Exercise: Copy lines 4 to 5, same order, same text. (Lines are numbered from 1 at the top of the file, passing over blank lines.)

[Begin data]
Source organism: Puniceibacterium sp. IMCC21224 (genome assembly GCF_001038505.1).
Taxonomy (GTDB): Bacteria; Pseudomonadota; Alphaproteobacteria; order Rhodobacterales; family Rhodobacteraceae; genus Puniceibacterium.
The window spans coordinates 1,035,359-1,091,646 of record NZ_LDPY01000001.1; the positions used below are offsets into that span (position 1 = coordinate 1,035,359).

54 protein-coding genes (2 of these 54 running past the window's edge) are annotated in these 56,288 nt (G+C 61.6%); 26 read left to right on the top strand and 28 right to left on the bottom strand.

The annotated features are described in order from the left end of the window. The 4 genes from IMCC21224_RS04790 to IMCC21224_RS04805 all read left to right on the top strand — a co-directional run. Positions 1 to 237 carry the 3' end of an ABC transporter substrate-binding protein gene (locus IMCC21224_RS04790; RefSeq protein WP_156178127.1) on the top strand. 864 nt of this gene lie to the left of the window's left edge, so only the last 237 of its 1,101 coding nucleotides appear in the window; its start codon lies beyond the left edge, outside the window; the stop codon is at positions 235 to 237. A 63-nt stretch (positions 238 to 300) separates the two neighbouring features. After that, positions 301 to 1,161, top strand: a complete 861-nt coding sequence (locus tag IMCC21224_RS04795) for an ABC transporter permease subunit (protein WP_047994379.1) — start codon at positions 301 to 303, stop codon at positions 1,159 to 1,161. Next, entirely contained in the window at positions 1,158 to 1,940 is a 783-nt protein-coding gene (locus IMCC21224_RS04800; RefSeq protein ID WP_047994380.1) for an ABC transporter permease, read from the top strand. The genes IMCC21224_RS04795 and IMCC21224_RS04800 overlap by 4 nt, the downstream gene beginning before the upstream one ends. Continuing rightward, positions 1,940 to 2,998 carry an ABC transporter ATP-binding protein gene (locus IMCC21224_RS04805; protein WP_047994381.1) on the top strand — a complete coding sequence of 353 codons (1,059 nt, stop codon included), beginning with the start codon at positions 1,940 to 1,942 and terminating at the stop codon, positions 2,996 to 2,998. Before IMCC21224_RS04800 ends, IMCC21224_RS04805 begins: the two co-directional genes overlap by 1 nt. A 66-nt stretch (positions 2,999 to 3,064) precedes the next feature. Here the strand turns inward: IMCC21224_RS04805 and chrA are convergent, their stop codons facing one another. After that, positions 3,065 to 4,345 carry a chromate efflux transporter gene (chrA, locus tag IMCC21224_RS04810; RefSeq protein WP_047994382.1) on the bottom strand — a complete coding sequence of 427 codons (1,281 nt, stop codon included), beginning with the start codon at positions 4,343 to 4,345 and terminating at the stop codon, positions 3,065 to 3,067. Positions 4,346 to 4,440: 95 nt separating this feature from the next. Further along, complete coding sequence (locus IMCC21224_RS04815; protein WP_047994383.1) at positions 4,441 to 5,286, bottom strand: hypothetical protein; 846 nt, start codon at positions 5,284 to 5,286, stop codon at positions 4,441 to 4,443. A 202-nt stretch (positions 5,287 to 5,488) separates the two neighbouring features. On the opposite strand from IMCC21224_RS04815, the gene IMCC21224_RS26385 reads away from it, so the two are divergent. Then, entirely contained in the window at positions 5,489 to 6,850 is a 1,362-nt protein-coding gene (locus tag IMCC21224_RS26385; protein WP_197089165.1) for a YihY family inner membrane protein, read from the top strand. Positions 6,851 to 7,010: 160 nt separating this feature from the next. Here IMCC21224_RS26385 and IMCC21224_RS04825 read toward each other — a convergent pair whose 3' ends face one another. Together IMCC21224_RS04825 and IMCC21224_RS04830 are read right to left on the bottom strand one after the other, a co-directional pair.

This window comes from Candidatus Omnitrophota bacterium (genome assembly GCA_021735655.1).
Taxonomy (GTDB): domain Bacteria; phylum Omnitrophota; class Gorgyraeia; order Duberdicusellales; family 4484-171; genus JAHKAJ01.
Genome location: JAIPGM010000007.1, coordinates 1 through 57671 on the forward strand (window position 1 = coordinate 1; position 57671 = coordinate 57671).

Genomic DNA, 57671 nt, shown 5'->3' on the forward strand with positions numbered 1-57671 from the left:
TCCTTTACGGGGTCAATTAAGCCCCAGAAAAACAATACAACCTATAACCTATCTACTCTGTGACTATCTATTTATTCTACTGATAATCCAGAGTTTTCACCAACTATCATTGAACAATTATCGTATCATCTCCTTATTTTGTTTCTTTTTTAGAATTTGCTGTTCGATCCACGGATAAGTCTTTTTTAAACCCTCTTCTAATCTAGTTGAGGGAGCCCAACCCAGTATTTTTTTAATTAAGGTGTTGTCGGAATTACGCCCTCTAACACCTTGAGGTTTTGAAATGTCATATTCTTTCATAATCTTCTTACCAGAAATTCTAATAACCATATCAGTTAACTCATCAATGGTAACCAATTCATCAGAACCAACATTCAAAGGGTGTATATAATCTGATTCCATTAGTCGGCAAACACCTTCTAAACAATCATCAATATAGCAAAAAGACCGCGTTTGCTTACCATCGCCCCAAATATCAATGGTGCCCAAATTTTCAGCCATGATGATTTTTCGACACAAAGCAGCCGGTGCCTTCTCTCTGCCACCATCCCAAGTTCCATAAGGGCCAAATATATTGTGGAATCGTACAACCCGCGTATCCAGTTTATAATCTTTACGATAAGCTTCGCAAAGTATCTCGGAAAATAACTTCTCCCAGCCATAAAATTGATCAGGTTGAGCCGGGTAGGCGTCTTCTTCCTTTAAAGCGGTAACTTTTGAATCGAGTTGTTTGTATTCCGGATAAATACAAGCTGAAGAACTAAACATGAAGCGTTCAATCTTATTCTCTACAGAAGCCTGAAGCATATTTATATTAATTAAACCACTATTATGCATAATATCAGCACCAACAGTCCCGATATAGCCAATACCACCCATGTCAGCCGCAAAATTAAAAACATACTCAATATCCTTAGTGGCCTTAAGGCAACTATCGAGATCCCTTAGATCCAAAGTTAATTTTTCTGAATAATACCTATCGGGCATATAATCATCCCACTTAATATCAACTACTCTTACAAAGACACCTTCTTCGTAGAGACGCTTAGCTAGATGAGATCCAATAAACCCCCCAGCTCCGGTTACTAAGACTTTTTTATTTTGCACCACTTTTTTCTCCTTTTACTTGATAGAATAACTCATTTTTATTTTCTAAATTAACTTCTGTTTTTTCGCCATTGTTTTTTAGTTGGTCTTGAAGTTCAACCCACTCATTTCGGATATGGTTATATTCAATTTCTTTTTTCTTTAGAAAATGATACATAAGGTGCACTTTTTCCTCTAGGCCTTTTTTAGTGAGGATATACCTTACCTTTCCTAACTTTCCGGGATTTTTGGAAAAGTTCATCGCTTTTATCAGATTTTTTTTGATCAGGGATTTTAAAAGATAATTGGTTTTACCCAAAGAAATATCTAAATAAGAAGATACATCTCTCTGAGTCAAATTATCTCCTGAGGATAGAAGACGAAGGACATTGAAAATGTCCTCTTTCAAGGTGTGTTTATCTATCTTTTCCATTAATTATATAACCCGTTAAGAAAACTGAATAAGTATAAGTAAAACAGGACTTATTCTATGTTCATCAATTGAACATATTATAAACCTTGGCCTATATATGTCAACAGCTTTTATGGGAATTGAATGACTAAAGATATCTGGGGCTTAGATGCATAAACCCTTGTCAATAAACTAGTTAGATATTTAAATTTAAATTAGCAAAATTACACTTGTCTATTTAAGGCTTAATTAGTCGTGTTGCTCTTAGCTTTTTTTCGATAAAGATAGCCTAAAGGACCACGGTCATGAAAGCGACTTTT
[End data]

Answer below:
54 protein-coding genes (2 of these 54 running past the window's edge) are annotated in these 56,288 nt (G+C 61.6%); 26 read left to right on the top strand and 28 right to left on the bottom strand.

The annotated features are described in order from the left end of the window. The 4 genes from IMCC21224_RS04790 to IMCC21224_RS04805 all read left to right on the top strand — a co-directional run. Positions 1 to 237 carry the 3' end of an ABC transporter substrate-binding protein gene (locus IMCC21224_RS04790; RefSeq protein WP_156178127.1) on the top strand. 864 nt of this gene lie to the left of the window's left edge, so only the last 237 of its 1,101 coding nucleotides appear in the window; its start codon lies beyond the left edge, outside the window; the stop codon is at positions 235 to 237. A 63-nt stretch (positions 238 to 300) separates the two neighbouring features. After that, positions 301 to 1,161, top strand: a complete 861-nt coding sequence (locus tag IMCC21224_RS04795) for an ABC transporter permease subunit (protein WP_047994379.1) — start codon at positions 301 to 303, stop codon at positions 1,159 to 1,161. Next, entirely contained in the window at positions 1,158 to 1,940 is a 783-nt protein-coding gene (locus IMCC21224_RS04800; RefSeq protein ID WP_047994380.1) for an ABC transporter permease, read from the top strand. The genes IMCC21224_RS04795 and IMCC21224_RS04800 overlap by 4 nt, the downstream gene beginning before the upstream one ends. Continuing rightward, positions 1,940 to 2,998 carry an ABC transporter ATP-binding protein gene (locus IMCC21224_RS04805; protein WP_047994381.1) on the top strand — a complete coding sequence of 353 codons (1,059 nt, stop codon included), beginning with the start codon at positions 1,940 to 1,942 and terminating at the stop codon, positions 2,996 to 2,998. Before IMCC21224_RS04800 ends, IMCC21224_RS04805 begins: the two co-directional genes overlap by 1 nt. A 66-nt stretch (positions 2,999 to 3,064) precedes the next feature. Here the strand turns inward: IMCC21224_RS04805 and chrA are convergent, their stop codons facing one another. After that, positions 3,065 to 4,345 carry a chromate efflux transporter gene (chrA, locus tag IMCC21224_RS04810; RefSeq protein WP_047994382.1) on the bottom strand — a complete coding sequence of 427 codons (1,281 nt, stop codon included), beginning with the start codon at positions 4,343 to 4,345 and terminating at the stop codon, positions 3,065 to 3,067. Positions 4,346 to 4,440: 95 nt separating this feature from the next. Further along, complete coding sequence (locus IMCC21224_RS04815; protein WP_047994383.1) at positions 4,441 to 5,286, bottom strand: hypothetical protein; 846 nt, start codon at positions 5,284 to 5,286, stop codon at positions 4,441 to 4,443. A 202-nt stretch (positions 5,287 to 5,488) separates the two neighbouring features. On the opposite strand from IMCC21224_RS04815, the gene IMCC21224_RS26385 reads away from it, so the two are divergent. Then, entirely contained in the window at positions 5,489 to 6,850 is a 1,362-nt protein-coding gene (locus tag IMCC21224_RS26385; protein WP_197089165.1) for a YihY family inner membrane protein, read from the top strand. Positions 6,851 to 7,010: 160 nt separating this feature from the next. Here IMCC21224_RS26385 and IMCC21224_RS04825 read toward each other — a convergent pair whose 3' ends face one another. Together IMCC21224_RS04825 and IMCC21224_RS04830 are read right to left on the bottom strand one after the other, a co-directional pair.